- Refusal to eat hard food (kibble) or loss of appetite — if you notice your cat avoiding their dry food, chewing on only one side of their mouths, dropping food from their mouths while eating, or vomiting unchewed food you may be seeing signs of a cat in dental discomfort. *
- Chattering — this occurs when the jaw shakes or quivers. It is most commonly seen in cats who have resorptive lesions on their teeth (this extremely painful condition causes cavity-like holes in the teeth, eats teeth away or turns tooth roots into bone — all EXTREMELY painful conditions!) Feline chattering is NEVER normal and always indicates that something hurts in your cats mouth!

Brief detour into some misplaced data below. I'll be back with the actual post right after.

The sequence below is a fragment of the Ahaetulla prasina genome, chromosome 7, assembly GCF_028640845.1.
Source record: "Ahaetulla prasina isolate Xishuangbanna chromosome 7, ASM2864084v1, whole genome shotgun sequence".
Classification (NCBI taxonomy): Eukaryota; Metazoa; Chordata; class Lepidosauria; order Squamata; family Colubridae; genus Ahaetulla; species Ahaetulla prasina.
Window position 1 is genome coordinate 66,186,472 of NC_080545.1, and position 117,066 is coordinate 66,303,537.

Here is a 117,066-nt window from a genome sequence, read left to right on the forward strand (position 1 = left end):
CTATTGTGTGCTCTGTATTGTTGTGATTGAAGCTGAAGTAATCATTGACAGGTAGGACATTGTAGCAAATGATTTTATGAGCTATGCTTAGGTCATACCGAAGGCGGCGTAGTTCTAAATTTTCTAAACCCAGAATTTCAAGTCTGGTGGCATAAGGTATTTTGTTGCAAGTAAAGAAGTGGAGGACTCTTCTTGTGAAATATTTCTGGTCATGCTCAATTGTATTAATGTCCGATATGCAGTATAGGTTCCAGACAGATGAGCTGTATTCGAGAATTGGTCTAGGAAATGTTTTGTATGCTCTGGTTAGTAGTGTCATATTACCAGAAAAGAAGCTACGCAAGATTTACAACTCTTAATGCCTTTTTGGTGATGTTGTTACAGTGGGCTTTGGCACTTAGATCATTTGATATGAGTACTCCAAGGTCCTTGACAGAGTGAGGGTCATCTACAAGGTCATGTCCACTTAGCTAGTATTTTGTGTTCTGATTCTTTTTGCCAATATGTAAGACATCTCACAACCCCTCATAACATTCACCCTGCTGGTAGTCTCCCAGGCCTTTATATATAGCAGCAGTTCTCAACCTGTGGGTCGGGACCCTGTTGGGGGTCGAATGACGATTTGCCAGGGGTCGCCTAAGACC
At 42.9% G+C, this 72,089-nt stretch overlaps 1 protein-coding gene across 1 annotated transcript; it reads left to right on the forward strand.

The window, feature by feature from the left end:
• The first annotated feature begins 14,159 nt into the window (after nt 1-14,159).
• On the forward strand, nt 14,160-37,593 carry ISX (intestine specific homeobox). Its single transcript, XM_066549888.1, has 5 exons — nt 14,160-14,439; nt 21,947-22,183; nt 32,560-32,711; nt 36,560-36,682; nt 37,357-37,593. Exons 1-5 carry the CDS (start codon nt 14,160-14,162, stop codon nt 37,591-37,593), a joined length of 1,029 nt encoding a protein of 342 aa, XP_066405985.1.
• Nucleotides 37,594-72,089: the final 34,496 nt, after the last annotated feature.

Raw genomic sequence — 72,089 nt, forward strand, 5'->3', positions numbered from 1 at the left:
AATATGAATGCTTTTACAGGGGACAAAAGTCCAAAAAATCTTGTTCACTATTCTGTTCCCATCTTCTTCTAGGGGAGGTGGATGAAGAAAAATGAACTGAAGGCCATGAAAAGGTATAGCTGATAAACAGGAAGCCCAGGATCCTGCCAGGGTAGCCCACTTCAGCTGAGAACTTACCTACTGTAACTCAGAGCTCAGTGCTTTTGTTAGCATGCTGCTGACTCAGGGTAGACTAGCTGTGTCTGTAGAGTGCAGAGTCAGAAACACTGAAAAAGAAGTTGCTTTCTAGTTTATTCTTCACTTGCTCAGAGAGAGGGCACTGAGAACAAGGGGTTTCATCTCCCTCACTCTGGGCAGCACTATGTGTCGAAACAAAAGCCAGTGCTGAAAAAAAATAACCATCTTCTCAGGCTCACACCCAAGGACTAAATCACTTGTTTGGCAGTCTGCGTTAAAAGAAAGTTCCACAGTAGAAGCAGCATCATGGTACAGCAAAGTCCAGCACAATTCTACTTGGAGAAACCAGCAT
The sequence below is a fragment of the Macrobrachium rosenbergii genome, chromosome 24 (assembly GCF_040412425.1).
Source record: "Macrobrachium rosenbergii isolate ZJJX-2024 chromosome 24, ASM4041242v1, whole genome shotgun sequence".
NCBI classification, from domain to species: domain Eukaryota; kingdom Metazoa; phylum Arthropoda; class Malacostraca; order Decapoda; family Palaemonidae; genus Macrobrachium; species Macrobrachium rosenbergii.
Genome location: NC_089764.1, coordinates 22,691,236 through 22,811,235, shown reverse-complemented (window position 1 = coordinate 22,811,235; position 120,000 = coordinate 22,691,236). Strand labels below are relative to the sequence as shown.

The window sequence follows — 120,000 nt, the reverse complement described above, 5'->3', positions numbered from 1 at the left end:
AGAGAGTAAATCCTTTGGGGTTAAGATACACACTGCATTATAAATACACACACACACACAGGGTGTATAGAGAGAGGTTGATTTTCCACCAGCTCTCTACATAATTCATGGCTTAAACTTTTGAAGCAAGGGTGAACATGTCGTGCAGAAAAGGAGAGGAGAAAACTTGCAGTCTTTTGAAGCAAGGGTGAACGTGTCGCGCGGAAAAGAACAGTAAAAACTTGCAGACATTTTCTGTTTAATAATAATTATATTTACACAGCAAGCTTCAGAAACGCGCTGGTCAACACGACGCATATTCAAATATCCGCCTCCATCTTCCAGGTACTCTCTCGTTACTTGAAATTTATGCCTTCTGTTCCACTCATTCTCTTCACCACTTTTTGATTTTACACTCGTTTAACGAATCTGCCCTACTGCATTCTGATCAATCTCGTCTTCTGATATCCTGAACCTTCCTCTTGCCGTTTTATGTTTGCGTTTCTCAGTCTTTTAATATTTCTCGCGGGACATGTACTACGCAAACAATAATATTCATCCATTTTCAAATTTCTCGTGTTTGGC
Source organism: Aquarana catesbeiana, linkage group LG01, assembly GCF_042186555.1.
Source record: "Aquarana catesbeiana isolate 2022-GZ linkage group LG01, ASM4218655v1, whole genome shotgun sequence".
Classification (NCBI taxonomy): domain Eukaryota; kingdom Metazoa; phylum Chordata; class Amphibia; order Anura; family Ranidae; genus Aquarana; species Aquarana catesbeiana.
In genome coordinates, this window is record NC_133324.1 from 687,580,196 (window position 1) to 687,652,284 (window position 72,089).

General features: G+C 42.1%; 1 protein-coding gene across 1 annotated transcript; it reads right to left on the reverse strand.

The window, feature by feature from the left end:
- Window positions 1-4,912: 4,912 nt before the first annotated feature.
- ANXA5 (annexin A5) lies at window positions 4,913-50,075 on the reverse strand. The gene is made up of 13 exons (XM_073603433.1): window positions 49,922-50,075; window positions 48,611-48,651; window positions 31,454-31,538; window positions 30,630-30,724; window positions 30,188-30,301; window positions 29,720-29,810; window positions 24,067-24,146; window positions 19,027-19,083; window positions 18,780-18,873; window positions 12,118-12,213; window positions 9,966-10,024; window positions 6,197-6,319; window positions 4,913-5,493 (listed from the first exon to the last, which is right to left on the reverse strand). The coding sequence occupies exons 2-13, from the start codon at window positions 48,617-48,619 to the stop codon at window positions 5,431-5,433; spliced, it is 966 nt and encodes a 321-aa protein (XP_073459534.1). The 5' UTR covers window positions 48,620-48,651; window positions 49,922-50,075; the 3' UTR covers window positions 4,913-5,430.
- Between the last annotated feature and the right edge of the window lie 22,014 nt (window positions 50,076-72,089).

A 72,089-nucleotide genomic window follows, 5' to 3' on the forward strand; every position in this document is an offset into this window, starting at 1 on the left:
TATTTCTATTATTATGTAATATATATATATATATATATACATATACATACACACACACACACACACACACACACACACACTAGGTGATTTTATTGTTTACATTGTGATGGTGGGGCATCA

- Excessive Yawning or Teeth Grinding (Bruxism)
- Head Shaking/Head Tilt *
- Decrease in Self Grooming *
- Pulling Away or Meowing When Touched Near The Mouth
- Changes in Normal Behavior *
- * Though these behaviors can be signs/symptoms of dental pain it can also be indicative of other health issues/complications so it is strongly recommended upon discovering your cat doing these signs to contact your veterinarian immediately for a diagnostic work-up to help determine the problem. Also note that “CH” pets can also normally exhibit head shaking/tilting, dropping food from their mouths etc., simply due to their cerebellar hypoplasia so we suggest having a yearly dental exam/cleaning performed by your veterinarian! Just like the ol’ saying goes “An ounce of prevention is worth a pound of cure!”